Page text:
Examples: 1. In a certain assembly plant, three machines, B1, B2, and B3, make 30%, 45%, and 25%, respectively, of the products. It is known from the past experience that 2%, 3%, and 2% of the products made by each machine, respectively, are defective. If a product is randomly selected and found to be defective, what is the probability that it was made by machine B3? Solution: A: the product is defective; B1: the product is made by machine B1; B2: the product is made by machine B2; B3: the product is made by machine B3. P(B3|A) = P(B3)P(A|B3)/[P(B1)P(A|B1) + P(B2)P(A|B2) + P(B3)P(A|B3)] = (0.25)(0.02)/[(0.30)(0.02) + (0.45)(0.03) + (0.25)(0.02)] = 0.005/(0.06 + 0.0135 + 0.005) = 10/49 (ans) 2. In a certain region of the country it is known from past experience that the probability of selecting an adult over 40 years of age with cancer is 0.05. if the probability of a doctor correctly diagnosing a person with cancer as having the disease is 0.78 and the probability of incorrectly diagnosing a person without cancer as having the disease is 0.06, what is the probability that a person diagnosed as having cancer actually has the disease? Solution: A: the person is diagnosed as having cancer; B: the person has cancer; B’: the person has no cancer. P(B|A) = P(B)P(A|B)/[P(B)P(A|B) + P(B’)P(A|B’)] = (0.05)(0.78)/[(0.05)(0.78) +(0.95)(0.06)] = 0.039/0.096 = 13/32 (ans)

4

Roderick B. Astillero

Probability theory

Bayesian Probability

Exercises 5.2 1. Police plan to enforce speed limits by using radar traps at 4 different locations within the city limits. The radar traps at each of the locations L1, L2, L3, and L4 are operated 40%, 30%, 20%, and 30% of the time. A person who is speeding on his way to work has probabilities of 0.2, 0.1, 0.5, and 0.2, respectively, of passing through these locations. If the person received a speeding ticket on his way to work, what is the probability that he passed through the radar trap located at L2? Ans. 1/9 2. A regional telephone company operates three identical relay stations at different locations. During a one-year period, the number of malfunctions reported by each station and the causes are shown below. Stations: A B C Problems with electricity supplied 2 1 1 Computer malfunction 4 3 3 Malfunctioning electrical equipment 5 4 4 Caused by other human errors 7 7 5 Suppose that a malfunction was reported and it was found to be caused by other human errors. What is the probability that it came from station C? Ans. 45/122 3. A commuter owns 2 cars, 1 a compact and 1 a standard model (a larger one). About ¾ of the time he uses the compact to travel to work, and about ¼ of the time the larger car is used. When he uses the compact car, he usually gets home by 5:30 P.M. about 75% of the time; if he uses the standard-size car, he gets home by 5:30P.M. about 60% of the time. If he gets home at 5:35 P.M., what is the probability that he used the compact car? Ans. 15/23 4. A truth serum has the property that 90% of the guilty suspects are properly judged while, of course, 10% of guilty suspects are improperly found innocent. On the other hand, innocent suspects are misjudged 1% of the time. If the suspect was selected from a group of suspects of which only 5% have ever committed a crime, and the serum indicates that he is guilty, what is the probability that he is innocent? Ans. 0.174 5. A paint-store chain produces and sells latex and semigloss paint. Based on long-range sales, the probability that a customer will purchase latex is 0.75. Of those that purchase latex paint, 60% also purchase rollers. But 30% of semigloss buyers purchase rollers. A randomly selected buyer purchases a roller and a can of paint. What is the probability that the paint is latex? Ans. 6/7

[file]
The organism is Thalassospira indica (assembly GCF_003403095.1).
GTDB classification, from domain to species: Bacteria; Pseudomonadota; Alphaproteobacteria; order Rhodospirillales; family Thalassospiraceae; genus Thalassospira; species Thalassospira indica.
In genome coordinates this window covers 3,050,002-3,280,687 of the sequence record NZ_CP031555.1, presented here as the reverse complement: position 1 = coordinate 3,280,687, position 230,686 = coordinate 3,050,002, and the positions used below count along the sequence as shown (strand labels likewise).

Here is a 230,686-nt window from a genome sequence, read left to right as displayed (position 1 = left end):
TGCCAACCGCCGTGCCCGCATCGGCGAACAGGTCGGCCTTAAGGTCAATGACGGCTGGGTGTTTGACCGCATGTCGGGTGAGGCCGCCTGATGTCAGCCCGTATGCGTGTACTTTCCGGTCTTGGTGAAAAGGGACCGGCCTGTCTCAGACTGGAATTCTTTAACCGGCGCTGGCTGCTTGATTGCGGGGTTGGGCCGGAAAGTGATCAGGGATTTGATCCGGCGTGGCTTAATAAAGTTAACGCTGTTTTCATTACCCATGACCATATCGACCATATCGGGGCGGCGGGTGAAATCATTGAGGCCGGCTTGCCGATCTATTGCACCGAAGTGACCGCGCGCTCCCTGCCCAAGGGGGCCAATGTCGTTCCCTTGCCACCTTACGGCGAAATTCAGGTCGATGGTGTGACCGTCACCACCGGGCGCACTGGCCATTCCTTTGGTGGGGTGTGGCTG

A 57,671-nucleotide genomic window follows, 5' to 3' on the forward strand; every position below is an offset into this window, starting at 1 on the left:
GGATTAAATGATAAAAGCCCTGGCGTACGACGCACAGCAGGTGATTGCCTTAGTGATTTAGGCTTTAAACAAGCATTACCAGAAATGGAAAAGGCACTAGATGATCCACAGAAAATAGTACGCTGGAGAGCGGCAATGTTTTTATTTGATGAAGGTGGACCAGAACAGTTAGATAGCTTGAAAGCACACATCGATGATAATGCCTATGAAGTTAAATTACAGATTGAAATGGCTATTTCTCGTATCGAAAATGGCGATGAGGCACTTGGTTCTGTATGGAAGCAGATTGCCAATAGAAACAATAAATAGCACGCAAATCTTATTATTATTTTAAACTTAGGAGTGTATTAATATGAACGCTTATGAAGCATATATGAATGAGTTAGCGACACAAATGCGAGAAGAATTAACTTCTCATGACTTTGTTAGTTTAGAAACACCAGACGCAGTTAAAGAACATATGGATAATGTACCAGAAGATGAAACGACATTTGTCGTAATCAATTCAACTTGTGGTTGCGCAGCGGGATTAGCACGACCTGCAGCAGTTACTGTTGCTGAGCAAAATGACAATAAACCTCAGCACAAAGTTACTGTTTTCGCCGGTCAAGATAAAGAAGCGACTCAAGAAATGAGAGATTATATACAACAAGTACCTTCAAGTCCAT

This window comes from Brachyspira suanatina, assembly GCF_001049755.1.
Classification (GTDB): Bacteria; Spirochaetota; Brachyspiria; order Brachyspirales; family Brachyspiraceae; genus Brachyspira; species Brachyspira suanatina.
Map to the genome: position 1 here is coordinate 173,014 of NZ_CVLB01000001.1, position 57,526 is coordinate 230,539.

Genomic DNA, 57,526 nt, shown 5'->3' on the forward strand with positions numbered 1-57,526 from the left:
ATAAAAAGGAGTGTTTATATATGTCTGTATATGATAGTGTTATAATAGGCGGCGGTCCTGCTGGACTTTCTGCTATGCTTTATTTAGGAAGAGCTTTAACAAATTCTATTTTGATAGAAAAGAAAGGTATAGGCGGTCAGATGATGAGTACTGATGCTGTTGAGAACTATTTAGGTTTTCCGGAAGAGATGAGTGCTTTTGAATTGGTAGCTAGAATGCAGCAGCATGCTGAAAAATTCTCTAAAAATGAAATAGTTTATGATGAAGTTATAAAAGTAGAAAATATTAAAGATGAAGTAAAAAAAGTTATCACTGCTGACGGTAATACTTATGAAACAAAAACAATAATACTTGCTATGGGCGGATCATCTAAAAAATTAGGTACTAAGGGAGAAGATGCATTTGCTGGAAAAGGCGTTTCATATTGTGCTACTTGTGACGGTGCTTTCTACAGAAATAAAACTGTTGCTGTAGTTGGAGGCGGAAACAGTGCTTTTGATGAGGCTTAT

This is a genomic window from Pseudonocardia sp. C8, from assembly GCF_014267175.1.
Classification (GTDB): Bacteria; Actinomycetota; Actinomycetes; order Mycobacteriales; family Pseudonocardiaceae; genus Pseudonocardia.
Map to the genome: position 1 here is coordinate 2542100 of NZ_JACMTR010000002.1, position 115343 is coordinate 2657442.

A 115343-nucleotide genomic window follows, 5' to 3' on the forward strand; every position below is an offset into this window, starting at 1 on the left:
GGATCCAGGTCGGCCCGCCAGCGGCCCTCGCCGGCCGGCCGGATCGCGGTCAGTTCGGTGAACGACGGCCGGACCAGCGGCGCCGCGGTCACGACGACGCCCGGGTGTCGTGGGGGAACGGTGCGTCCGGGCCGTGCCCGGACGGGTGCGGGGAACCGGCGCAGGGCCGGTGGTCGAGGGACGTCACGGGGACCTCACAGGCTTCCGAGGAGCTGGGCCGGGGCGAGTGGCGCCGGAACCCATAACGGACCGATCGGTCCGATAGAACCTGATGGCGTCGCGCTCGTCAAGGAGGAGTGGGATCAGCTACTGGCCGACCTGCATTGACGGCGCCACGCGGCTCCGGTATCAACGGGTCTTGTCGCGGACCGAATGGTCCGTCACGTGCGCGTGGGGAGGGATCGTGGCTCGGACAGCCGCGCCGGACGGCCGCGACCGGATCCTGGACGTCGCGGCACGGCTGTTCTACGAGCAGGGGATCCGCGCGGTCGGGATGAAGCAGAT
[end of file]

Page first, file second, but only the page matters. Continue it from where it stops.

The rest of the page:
5

Roderick B. Astillero

Probability theory

Bayesian Probability

Exercises 5.3 1. An allergist claims that 50% of the patients she tests are allergic to some type of weed. What is the probability that (a) Exactly 3 of her next 4 patients are allergic to weeds? (b) None of her next 4 patients are allergic to weeds. 2. From a group of 4 men and 5 women, how many committees of size 3 are possible (a) With no restrictions? (b) With 1 man and 2 women? (c) With 2 men and 1 woman if a certain man must be on the committee? 3. From a box containing 6 black balls and 4 green balls, 3 balls are drawn in succession. What is the probability that all 3 are the same color (a) if each ball is replaced in the box before the next draw is made? (b) if each ball is not replaced before the next draw is made? 4. Pollution of the rivers in the in the United States has been a problem for many years. Consider the following events: A = {The river is polluted.} B = {A sample of water tested detects pollution.} C = {Fishing permitted} Assume: P(A) = 0.3, P(B|A) = 0.75, P(B|A’) = 0.20, P(C|A B) = 0.20, P(C|A’ B) = 0.15, P(C|A B’) = 0.80, P(C|A’ B’) = 0.90. (a) Find P(A B C). (b) Find P(B’ C). (c) Find P(C). (d) Find the probability that the river is polluted, given that fishing is permitted and the sample tested did not detect pollution. 5. A certain government agency employs three consulting firms (A, B, and C) with probabilities 0.40, 0.35, and 0.25, respectively. From past experience it is known that the probability of cost overruns for the firms are 0.05, 0.03, and 0.15, respectively. (a) What is the probability that a cost overrun will be experienced by the agency? (b) If there is a cost overrun, what is the probability that the consulting firm involved is company C?

6